Award winning Ugandan journalist Barbara Angopa is an inspiration for all Ugandan girls looking to join the field.
I could write about her many inspiring stories on Karamoja, when she worked for NTVU, but that would be to live in the past.
Ambitious, passionate and emotive, I just had to share this special journalist with you, one I consider a Ugandan ambassador.
Did you always want to be a journalist?
I always wanted to write, not necessarily to be a journalist. I still harbour dreams of writing fiction and have something in the works, though whether it is published is another matter.
What has your journey been like?
It’s been a strange journey. I couldn’t afford to work for free at newspapers etc which is normally the way many people break into journalism. So I ended up working in the City for a while.
Then worked as a researcher at a BBC World Service Trust and then worked as a stringer in Uganda for a while. My first proper job filing everyday was for NTV Uganda. Then I run my own documentary film business for a year before working for Al Jazeera as a producer.
Some people get into media for the fame, why did you get into journalism?
I became a journalist because I like to write and because I’m super nosy and like to find all type of things out. When I meet someone, I’m always interested by what they are hiding. Bad habit I know, but sometimes you come across some great stories. Not that all of them can be published….
Has the newsroom changed quite a lot since the advent of social media, how has this affected the way you work?
Social media totally changed news. E.g Twitter. Anything a newsmaker tweets can go viral in seconds and lead to a big splash. I totally use it now and follow people who interest me. Sometimes it can lead to a story away from the usual beat.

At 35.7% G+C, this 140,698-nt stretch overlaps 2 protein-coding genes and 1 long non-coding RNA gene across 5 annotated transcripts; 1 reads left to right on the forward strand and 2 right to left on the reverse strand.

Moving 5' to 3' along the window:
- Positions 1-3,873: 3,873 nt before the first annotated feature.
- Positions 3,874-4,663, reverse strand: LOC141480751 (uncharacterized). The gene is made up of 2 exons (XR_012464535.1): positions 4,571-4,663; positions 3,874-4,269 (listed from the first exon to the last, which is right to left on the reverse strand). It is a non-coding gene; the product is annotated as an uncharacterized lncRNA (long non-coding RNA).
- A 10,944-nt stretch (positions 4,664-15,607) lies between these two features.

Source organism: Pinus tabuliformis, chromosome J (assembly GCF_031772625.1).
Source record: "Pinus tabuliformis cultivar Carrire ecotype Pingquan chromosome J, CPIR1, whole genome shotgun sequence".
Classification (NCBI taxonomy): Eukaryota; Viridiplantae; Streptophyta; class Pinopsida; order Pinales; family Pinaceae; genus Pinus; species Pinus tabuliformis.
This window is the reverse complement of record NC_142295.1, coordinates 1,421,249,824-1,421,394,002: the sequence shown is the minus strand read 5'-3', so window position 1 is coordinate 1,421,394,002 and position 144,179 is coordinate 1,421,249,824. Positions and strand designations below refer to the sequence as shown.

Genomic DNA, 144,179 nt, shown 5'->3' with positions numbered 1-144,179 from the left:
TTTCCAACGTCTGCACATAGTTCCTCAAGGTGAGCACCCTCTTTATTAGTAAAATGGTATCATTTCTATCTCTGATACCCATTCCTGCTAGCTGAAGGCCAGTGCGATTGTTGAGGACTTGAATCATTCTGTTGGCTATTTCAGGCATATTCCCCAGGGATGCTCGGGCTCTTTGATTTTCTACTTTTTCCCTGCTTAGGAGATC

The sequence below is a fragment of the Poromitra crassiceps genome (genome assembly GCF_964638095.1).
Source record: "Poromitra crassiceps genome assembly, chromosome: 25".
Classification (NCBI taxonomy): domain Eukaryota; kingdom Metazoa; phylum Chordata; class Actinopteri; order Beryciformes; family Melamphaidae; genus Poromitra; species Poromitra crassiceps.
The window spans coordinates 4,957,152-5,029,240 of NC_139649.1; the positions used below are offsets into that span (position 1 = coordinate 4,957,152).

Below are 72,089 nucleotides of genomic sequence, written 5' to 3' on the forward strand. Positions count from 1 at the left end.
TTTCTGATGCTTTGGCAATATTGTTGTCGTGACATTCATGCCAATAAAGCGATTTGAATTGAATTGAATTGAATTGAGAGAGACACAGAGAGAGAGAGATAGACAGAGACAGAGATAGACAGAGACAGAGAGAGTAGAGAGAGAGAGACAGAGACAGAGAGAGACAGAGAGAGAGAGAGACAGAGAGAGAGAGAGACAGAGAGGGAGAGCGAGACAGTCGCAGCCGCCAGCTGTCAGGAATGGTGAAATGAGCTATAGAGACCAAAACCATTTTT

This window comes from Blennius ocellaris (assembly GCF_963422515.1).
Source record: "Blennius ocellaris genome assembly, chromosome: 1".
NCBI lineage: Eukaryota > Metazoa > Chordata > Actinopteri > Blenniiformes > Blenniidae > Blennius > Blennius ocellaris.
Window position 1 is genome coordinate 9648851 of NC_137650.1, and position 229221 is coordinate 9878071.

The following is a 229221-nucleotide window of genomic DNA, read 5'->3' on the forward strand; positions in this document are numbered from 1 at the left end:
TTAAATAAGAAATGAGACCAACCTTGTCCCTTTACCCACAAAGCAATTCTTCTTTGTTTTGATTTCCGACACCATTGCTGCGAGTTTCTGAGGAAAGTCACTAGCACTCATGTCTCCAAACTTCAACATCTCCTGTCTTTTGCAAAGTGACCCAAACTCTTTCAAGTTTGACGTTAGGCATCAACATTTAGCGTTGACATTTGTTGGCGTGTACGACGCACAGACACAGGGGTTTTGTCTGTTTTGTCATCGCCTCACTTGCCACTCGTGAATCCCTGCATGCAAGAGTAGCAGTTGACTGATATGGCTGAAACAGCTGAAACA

What do you consider your most successful report?
I am still working on my best report but I enjoy anything to do with post-conflict reporting and arts and culture reports.
Doomsayers claim there is no future for journalism, is this true in your opinion? And what is the future of journalism?
Journalism has totally changed. You just have to look at the number of newspapers closing down around the world to see that. I think how it will affect the industry hasn’t been decided. Newspapers were good because of the filtering system the best publications had, ditto tv newsrooms etc.
I don’t know whether youtube channels, blogs, twitter etc have the same training to examine the information they are given. But on the plus side many niche audiences, e.g fashion news, or celeb news etc get the stories they like to read about more easily.
What is your favourite quote?
Life is hard so I find any quotes about endurance really inspiring. Especially if it’s in a pop song. The last lyric that moved me was “If you’re going through hell, keep going” by The Streets. I was going through a difficult stage in my life and every time I heard this song it really picked me up.